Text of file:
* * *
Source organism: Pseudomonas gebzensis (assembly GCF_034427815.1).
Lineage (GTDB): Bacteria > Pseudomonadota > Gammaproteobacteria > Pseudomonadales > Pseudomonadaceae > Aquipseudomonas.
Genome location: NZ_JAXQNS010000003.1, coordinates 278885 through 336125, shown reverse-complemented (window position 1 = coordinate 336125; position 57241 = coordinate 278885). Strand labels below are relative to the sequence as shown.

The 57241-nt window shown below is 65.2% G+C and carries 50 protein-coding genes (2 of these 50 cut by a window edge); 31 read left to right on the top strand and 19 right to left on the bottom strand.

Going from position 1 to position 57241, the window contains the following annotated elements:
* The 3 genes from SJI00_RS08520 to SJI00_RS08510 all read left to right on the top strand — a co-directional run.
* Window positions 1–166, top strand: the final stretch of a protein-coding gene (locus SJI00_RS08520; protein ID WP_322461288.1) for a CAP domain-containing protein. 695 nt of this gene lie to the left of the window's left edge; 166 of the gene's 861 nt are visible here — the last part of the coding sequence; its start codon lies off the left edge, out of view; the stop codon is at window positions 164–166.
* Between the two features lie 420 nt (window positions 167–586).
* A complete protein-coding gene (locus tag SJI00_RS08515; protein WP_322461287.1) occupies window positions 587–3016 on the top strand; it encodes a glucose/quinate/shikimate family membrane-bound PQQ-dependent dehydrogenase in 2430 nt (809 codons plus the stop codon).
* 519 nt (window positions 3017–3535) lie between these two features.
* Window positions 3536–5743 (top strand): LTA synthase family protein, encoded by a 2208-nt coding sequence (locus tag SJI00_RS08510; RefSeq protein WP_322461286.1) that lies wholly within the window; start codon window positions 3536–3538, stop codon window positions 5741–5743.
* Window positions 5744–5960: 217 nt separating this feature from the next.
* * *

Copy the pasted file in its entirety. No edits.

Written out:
Source organism: Pseudomonas gebzensis (assembly GCF_034427815.1).
Lineage (GTDB): Bacteria > Pseudomonadota > Gammaproteobacteria > Pseudomonadales > Pseudomonadaceae > Aquipseudomonas.
Genome location: NZ_JAXQNS010000003.1, coordinates 278885 through 336125, shown reverse-complemented (window position 1 = coordinate 336125; position 57241 = coordinate 278885). Strand labels below are relative to the sequence as shown.

The 57241-nt window shown below is 65.2% G+C and carries 50 protein-coding genes (2 of these 50 cut by a window edge); 31 read left to right on the top strand and 19 right to left on the bottom strand.

Going from position 1 to position 57241, the window contains the following annotated elements:
* The 3 genes from SJI00_RS08520 to SJI00_RS08510 all read left to right on the top strand — a co-directional run.
* Window positions 1–166, top strand: the final stretch of a protein-coding gene (locus SJI00_RS08520; protein ID WP_322461288.1) for a CAP domain-containing protein. 695 nt of this gene lie to the left of the window's left edge; 166 of the gene's 861 nt are visible here — the last part of the coding sequence; its start codon lies off the left edge, out of view; the stop codon is at window positions 164–166.
* Between the two features lie 420 nt (window positions 167–586).
* A complete protein-coding gene (locus tag SJI00_RS08515; protein WP_322461287.1) occupies window positions 587–3016 on the top strand; it encodes a glucose/quinate/shikimate family membrane-bound PQQ-dependent dehydrogenase in 2430 nt (809 codons plus the stop codon).
* 519 nt (window positions 3017–3535) lie between these two features.
* Window positions 3536–5743 (top strand): LTA synthase family protein, encoded by a 2208-nt coding sequence (locus tag SJI00_RS08510; RefSeq protein WP_322461286.1) that lies wholly within the window; start codon window positions 3536–3538, stop codon window positions 5741–5743.
* Window positions 5744–5960: 217 nt separating this feature from the next.